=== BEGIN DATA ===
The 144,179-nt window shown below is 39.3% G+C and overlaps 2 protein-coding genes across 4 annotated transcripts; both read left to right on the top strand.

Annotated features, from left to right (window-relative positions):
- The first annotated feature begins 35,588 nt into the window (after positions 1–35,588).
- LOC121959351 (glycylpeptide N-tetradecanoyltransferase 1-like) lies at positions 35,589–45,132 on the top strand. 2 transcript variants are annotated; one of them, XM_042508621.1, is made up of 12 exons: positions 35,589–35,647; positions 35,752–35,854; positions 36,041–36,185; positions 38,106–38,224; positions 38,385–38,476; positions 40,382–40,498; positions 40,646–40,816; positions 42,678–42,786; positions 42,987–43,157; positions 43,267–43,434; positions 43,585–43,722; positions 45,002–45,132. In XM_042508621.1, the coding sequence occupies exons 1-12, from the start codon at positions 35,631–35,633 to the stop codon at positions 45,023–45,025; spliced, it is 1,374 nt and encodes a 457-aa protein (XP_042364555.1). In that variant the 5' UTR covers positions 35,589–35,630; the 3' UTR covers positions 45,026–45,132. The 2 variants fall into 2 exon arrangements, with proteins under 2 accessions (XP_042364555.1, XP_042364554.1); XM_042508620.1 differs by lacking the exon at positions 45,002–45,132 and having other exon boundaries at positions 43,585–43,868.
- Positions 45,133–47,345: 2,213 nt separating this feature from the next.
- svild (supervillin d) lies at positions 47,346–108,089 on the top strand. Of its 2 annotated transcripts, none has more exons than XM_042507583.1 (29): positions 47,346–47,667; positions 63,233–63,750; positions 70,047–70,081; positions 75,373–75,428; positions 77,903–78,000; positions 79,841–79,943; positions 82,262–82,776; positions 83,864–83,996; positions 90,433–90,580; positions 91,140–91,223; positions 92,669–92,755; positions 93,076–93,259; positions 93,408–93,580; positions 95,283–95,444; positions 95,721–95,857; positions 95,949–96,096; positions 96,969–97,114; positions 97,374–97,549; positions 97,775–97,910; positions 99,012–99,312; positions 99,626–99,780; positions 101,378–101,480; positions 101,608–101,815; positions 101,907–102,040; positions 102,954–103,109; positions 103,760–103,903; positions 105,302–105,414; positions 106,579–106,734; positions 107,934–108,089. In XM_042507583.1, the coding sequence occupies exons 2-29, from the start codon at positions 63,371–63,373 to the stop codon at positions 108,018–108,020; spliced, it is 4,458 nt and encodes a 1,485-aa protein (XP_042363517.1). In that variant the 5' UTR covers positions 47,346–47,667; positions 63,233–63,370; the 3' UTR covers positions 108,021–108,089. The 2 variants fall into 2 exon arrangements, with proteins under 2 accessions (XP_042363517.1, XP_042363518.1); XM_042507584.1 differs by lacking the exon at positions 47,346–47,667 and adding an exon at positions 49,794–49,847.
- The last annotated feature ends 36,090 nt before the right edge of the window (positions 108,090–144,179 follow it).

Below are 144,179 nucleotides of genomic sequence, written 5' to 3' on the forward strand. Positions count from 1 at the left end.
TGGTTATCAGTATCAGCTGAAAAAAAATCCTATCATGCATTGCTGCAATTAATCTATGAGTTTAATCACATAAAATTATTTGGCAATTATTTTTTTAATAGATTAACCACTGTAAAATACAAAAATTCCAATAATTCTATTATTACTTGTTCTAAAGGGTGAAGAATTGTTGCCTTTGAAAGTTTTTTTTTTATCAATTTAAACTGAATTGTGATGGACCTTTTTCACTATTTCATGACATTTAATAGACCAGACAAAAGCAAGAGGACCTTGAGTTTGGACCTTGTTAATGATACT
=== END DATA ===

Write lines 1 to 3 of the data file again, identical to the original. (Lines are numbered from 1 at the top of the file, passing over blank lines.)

The 144,179-nt window shown below is 39.3% G+C and overlaps 2 protein-coding genes across 4 annotated transcripts; both read left to right on the top strand.

Annotated features, from left to right (window-relative positions):
- The first annotated feature begins 35,588 nt into the window (after positions 1–35,588).